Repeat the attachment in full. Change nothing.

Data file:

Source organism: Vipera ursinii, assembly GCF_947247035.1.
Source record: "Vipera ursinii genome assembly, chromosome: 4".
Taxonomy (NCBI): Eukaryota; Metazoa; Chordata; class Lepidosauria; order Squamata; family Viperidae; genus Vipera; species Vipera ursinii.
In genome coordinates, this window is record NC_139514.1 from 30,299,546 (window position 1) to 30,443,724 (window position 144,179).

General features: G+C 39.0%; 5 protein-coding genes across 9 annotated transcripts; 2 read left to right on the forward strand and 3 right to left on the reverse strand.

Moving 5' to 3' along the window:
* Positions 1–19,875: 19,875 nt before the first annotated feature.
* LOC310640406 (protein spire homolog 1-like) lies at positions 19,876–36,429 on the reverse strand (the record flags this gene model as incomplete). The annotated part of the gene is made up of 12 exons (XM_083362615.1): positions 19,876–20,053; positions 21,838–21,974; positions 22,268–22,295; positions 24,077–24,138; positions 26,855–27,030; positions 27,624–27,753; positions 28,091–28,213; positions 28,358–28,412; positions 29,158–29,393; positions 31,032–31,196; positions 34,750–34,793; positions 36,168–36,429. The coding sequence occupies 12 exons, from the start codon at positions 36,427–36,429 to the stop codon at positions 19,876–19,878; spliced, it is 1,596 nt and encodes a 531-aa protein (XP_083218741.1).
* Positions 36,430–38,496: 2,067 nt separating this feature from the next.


Source organism: Vipera ursinii, assembly GCF_947247035.1.
Source record: "Vipera ursinii genome assembly, chromosome: 4".
Taxonomy (NCBI): Eukaryota; Metazoa; Chordata; class Lepidosauria; order Squamata; family Viperidae; genus Vipera; species Vipera ursinii.
In genome coordinates, this window is record NC_139514.1 from 30,299,546 (window position 1) to 30,443,724 (window position 144,179).

General features: G+C 39.0%; 5 protein-coding genes across 9 annotated transcripts; 2 read left to right on the forward strand and 3 right to left on the reverse strand.

Moving 5' to 3' along the window:
* Positions 1–19,875: 19,875 nt before the first annotated feature.
* LOC310640406 (protein spire homolog 1-like) lies at positions 19,876–36,429 on the reverse strand (the record flags this gene model as incomplete). The annotated part of the gene is made up of 12 exons (XM_083362615.1): positions 19,876–20,053; positions 21,838–21,974; positions 22,268–22,295; positions 24,077–24,138; positions 26,855–27,030; positions 27,624–27,753; positions 28,091–28,213; positions 28,358–28,412; positions 29,158–29,393; positions 31,032–31,196; positions 34,750–34,793; positions 36,168–36,429. The coding sequence occupies 12 exons, from the start codon at positions 36,427–36,429 to the stop codon at positions 19,876–19,878; spliced, it is 1,596 nt and encodes a 531-aa protein (XP_083218741.1).
* Positions 36,430–38,496: 2,067 nt separating this feature from the next.